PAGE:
The ABCs of tech opportunities in the year ahead: AI, B2B, and CX

Regardless of what the economy does, we still have a 'a small percentage of the workforce holding up a massive B2B technology software industry.'
Written by Joe McKendrick, Contributing Writer
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Call it the ABCs of opportunity for tech professionals over the coming year: artificial intelligence, business-to-business apps, and customer experience solutions. 

There may have been a spate of gloomy reports of tech layoffs, as well as endless talk of a looming recession. But there are areas where job opportunities are booming and will continue to boom in the months ahead. 

I recently canvassed industry leaders to get their takes on the prospects for technology professionals in the year ahead, and where they should focus their career efforts. (More perspectives to come in future articles.)

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Business-to-consumer (B2C) companies seem to be bearing the brunt of tech job troubles. "We're seeing the majority of layoffs happening in a number of B2C companies that rely on advertising models," says Duncan Angove, CEO at Blue Yonder. "On the other side, the B2B software-focused companies are on the forefront of many new and creative solutions. For example, the impacts of supply chain disruptions reach into every global industry and solving for those pain points with new technologies opens up so many new opportunities for the workforce. Pivoting to more resilient ways of doing business creates strong industry demand for technology solutions."

Small to medium companies may also offer the best opportunities. Recent headlines may have focused on downsizing in tech giants, but "one must remember that when the economy was on an upswing many of these companies were hiring indiscriminately and hoarding talent," Shawn Herring, CMO of AirSlate, points out. "For instance, Meta grew its total workforce by 23% from 2020 to 2021, according to Statista. While these large companies have no choice but to course-correct, today, many small and mid-size companies are actively hiring and looking for employees with the right skills."

Such skills seeing demand include multi-cloud management, automated software development, and core-to-edge architectural design skills, says Blair Lyon, head of cloud experience at Akamai, who foresees continuing demand for tech skills, recession or no recession. "Right now, demand remains high and the skills gap remains as prominent as ever."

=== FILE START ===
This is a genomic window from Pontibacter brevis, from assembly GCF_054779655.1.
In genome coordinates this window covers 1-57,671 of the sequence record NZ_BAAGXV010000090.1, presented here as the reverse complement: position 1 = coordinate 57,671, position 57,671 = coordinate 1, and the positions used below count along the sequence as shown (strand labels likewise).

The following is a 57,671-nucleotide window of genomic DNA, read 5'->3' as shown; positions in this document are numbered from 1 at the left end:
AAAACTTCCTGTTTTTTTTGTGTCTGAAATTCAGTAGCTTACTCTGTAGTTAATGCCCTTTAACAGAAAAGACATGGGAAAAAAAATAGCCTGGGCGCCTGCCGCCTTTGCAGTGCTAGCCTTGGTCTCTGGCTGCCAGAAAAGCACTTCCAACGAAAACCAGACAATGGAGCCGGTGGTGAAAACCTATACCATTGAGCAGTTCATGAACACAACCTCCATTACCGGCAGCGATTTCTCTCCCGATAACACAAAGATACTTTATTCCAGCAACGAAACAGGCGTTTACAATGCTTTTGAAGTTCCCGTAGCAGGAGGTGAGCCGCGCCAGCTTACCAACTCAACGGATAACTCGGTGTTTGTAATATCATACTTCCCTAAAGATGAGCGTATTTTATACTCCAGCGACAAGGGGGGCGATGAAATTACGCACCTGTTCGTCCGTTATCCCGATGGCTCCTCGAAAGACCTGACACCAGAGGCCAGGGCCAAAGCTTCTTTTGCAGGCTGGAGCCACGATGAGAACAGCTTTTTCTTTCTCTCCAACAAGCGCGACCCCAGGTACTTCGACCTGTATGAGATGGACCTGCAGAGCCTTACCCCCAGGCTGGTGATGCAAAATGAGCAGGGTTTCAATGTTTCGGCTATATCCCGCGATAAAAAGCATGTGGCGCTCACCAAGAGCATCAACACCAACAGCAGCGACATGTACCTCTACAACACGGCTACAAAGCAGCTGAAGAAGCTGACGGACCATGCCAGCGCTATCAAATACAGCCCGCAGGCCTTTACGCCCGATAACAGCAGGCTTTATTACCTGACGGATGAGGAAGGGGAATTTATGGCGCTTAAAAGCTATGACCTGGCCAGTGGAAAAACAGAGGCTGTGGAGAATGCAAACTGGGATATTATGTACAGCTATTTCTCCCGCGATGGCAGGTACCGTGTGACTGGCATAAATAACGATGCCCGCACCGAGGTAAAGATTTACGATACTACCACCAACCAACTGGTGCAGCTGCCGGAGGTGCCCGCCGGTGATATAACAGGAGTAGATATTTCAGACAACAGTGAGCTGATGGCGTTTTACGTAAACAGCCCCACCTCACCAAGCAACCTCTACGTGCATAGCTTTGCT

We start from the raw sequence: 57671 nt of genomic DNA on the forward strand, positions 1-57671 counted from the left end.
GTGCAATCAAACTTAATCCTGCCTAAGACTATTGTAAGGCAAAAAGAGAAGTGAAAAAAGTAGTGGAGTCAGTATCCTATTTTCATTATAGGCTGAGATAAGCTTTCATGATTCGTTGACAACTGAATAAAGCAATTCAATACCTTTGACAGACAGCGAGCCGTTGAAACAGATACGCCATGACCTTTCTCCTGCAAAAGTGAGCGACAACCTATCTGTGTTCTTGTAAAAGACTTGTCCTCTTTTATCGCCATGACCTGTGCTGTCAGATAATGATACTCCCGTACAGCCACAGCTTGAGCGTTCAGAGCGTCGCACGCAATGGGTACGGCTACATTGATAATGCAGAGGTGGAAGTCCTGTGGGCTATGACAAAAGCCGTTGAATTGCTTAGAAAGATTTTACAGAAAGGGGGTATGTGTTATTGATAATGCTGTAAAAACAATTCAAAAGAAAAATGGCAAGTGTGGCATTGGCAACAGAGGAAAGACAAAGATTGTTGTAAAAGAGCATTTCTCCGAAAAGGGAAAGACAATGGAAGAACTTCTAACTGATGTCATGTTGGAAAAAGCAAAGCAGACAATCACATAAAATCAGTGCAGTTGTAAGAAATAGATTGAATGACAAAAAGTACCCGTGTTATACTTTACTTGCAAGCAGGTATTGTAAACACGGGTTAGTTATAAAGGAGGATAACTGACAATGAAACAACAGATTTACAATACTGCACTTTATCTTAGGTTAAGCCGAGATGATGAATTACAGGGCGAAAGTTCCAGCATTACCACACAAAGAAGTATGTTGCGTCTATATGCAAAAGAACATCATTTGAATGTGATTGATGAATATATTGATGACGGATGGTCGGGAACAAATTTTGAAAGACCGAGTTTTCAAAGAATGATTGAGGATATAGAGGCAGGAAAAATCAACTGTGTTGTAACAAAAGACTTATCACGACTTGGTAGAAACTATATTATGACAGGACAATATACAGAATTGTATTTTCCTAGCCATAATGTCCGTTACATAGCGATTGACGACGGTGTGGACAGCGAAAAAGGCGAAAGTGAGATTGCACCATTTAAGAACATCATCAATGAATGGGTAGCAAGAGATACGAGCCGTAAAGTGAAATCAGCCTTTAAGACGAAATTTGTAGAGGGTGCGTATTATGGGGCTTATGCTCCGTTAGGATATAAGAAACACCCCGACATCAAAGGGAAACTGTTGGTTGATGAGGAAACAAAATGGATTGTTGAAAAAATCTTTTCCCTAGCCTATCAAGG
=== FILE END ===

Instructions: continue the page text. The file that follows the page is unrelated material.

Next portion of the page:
Add to this the fact that digital transformation continues unabated, as does corporate interest in following through. Considering the whole world wants to digitally transform, the numbers of professionals who can help them accomplish this is microscopically small.

"There's still lots more work that needs to be done over the next few years -- especially as only 20% of companies have actually transformed their operations," says Angove. "Over the next few years, we'll need upwards of 4 million programmers in the workforce. We have over 8 billion people in the world, with an estimated 6 to 7 billion online, with only a small percentage of those individuals who are coding. It's a small percentage of the workforce holding up the absolutely massive B2B technology software industry. That's a skills shortage issue."

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Hand-in-hand with digital transformation is customer experience -- and businesses are only making slow progress in this area as well. "In the near term, we're likely to see the strongest demand from companies trying to deliver a better experience for their customers," says Lyon. "More and more companies have applications that require very low latency, global reach, data sovereignty, and privacy for regulatory compliance."

These skill needs don't only mean more programmers, but business professionals across all disciplines. "It's not just programmers, but other business functions that will require a skilled workforce to uphold the technology industry," says Angove. "If we have machines that are automating the basics, we still have a great need for a variety of other skill sets -- including business, consulting, marketing, and sales. You may have the technology, but you also need people who understand how it works and how to apply it to areas of business -- such as the supply chain. Furthermore, you need consultants to implement the technology, marketers to promote, and salespeople to sell. Given technology and the rate of change, today's technology is often obsolete within two years. It is constantly being reinvented, so the best thing you can do in the tech workforce today to keep your skill set strong and relevant, is to adopt an always-learning mindset."

Herring also sees continuing strong demand for skills in artificial intelligence, as well as Web3, cybersecurity, and big data analysis. "As organizations continue to advance investments in technology and data analysis to make smart business decisions, those with the right domain expertise in these areas will be critical to employers," he predicts. 

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Technology professionals should also consider that "skills in new architectures like core to edge and container security management are rising in demand, as more organizations want super low latency, highly secure, portable, containerized, and distributed workloads," Lyon urges. Automaton is also key, because "anything that allows software development and operations organizations to operate more efficiently will be in demand."  

Ultimately, the opportunities are found "for people to build innovative things," says Lyon. "We see it every day with developers building on our cloud infrastructure. Some of the most successful companies in tech's history were born in the face of economic headwinds."  

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